Abstract: We analyze the particle-hole symmetric two-dimensional Hubbard model on a square lattice starting from weak-to-moderate couplings by means of the field-theoretical renormalization group (RG) approach up to two-loop order. This method is essential in order to evaluate the effect of the momentum-resolved anomalous dimension $\eta(\textbf{p})$ which arises in the normal phase of this model on the corresponding low-energy single-particle excitations. As a result, we find important indications pointing to the existence of a non-Fermi liquid (NFL) regime at temperature $T\to 0$ displaying a truncated Fermi surface (FS) for a doping range exactly in between the well-known antiferromagnetic insulating and the $d_{x^2-y^2}$-wave singlet superconducting phases. This NFL evolves as a function of doping into a correlated metal with a large FS before the $d_{x^2-y^2}$-wave pairing susceptibility finally produces the dominant instability in the low-energy limit.
Insulating spin liquid in the lightly doped two-dimensional Hubbard model
Hermann Freire,Eberth Correa,Alvaro Ferraz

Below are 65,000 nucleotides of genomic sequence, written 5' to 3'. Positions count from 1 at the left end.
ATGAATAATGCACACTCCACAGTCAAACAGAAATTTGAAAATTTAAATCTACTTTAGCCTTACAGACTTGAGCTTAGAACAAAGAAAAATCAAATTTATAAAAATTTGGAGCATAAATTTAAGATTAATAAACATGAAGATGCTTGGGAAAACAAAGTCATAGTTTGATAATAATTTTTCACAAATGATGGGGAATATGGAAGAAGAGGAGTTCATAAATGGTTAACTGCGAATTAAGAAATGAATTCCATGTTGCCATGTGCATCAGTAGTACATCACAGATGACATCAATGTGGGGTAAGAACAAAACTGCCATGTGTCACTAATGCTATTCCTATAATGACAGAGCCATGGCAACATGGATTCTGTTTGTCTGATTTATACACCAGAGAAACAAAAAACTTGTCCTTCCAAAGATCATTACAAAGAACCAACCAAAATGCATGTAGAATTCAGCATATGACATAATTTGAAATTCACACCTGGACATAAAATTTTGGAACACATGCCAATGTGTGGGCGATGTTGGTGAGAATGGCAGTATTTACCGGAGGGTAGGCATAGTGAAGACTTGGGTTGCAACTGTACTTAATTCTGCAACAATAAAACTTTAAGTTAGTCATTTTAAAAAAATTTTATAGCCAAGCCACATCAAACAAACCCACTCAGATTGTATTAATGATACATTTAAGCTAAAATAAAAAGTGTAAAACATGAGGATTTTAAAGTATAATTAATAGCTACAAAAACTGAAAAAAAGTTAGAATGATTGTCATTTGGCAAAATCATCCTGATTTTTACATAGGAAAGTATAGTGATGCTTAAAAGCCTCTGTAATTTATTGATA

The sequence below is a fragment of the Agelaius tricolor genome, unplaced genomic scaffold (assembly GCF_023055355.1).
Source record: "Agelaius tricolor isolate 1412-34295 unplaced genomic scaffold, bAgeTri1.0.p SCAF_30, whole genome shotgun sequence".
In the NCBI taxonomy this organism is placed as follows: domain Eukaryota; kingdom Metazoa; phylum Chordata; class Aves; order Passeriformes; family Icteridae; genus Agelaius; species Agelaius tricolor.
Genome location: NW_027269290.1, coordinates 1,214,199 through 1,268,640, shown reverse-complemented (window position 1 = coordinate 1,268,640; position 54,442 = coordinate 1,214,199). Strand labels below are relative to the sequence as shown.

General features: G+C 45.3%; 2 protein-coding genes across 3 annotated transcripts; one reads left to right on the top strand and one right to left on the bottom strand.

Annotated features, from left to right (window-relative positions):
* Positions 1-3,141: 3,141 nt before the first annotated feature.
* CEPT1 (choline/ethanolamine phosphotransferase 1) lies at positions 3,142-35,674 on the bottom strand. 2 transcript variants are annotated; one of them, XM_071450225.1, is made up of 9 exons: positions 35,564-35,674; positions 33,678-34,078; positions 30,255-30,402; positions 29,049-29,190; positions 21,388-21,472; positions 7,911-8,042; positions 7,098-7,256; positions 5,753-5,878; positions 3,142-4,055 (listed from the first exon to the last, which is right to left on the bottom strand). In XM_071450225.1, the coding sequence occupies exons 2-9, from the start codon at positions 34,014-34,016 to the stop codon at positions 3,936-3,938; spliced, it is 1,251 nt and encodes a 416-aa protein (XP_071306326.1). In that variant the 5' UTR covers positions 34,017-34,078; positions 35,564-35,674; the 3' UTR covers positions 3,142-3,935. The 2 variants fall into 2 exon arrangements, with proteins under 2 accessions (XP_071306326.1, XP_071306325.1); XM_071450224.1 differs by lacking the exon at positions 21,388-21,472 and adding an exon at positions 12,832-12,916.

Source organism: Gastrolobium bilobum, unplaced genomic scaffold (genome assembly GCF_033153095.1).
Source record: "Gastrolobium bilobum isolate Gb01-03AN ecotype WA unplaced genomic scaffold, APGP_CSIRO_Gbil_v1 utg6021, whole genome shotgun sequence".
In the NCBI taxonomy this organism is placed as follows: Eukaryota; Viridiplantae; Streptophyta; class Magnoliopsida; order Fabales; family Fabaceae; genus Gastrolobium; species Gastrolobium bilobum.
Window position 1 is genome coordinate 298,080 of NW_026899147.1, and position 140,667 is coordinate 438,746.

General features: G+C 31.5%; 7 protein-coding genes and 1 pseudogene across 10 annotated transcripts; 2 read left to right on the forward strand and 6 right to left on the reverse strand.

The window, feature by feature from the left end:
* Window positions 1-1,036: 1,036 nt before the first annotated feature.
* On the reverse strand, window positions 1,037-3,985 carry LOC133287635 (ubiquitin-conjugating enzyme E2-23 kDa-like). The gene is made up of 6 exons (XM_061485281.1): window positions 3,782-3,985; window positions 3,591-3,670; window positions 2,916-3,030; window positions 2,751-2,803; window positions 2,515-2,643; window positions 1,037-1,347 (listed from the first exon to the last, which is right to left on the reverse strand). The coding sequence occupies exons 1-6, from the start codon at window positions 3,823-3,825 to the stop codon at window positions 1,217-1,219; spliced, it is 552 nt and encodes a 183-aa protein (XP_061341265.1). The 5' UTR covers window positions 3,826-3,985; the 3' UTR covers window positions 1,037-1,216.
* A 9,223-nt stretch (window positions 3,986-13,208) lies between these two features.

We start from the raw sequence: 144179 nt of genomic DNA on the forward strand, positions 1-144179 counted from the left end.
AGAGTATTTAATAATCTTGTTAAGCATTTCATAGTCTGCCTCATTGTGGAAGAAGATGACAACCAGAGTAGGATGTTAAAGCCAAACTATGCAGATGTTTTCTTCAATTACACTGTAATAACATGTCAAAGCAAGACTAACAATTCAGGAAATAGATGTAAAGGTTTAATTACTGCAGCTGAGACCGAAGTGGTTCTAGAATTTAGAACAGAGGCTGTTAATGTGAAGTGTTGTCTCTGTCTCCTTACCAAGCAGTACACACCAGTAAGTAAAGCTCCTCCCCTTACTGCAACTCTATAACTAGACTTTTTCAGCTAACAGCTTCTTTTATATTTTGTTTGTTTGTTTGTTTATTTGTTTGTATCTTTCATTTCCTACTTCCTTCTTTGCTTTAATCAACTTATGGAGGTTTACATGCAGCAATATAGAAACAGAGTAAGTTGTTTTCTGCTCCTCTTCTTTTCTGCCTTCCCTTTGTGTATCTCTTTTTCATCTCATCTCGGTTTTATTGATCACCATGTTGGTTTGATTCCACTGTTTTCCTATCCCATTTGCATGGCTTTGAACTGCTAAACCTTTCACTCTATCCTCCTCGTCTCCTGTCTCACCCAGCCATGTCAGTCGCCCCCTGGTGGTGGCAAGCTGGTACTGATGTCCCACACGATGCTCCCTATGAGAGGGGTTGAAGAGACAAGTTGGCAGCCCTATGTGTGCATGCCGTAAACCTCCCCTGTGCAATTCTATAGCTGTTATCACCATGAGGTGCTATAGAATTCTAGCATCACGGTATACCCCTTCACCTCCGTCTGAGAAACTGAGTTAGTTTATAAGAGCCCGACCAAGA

Physics , 2005, DOI: 10.1103/PhysRevB.73.073103
Abstract: We calculate the charge compressibility and uniform spin susceptibility for the two-dimensional (2D) Hubbard model slightly away from half-filling within a two-loop renormalization group scheme. We find numerically that both those quantities flow to zero as we increase the initial interaction strength from weak to intermediate couplings. This result implies gap openings in both charge and spin excitation spectra for the latter interaction regime. When this occurs, the ground state of the lightly doped 2D Hubbard model may be interpreted as an insulating spin liquid as opposed to a Mott insulating state.
Renormalization group calculation of the uniform susceptibilities in low-dimensional systems
Hermann Freire,Eberth Correa,Alvaro Ferraz
Physics , 2006, DOI: 10.1088/0305-4470/39/25/S12
Abstract: We analyze the one-dimensional (1D) and the two-dimensional (2D) repulsive Hubbard models (HM) for densities slightly away from half-filling through the behavior of two central quantities of a system: the uniform charge and spin susceptibilities. We point out that a consistent renormalization group treatment of them can only be achieved within a two-loop approach or beyond. In the 1D HM, we show that this scheme reproduces correctly the metallic behavior given by the well-known Luttinger liquid fixed-point result. Then, we use the same approach to deal with the more complicated 2D HM. In this case, we are able to show that both uniform susceptibilities become suppressed for moderate interaction parameters as one take the system towards the Fermi surface. Therefore, this result adds further support to the interpretation that those systems are in fact insulating spin liquids. Later, we perform the same calculations in 2D using the conventional random phase approximation, and establish clearly a comparison between the two schemes.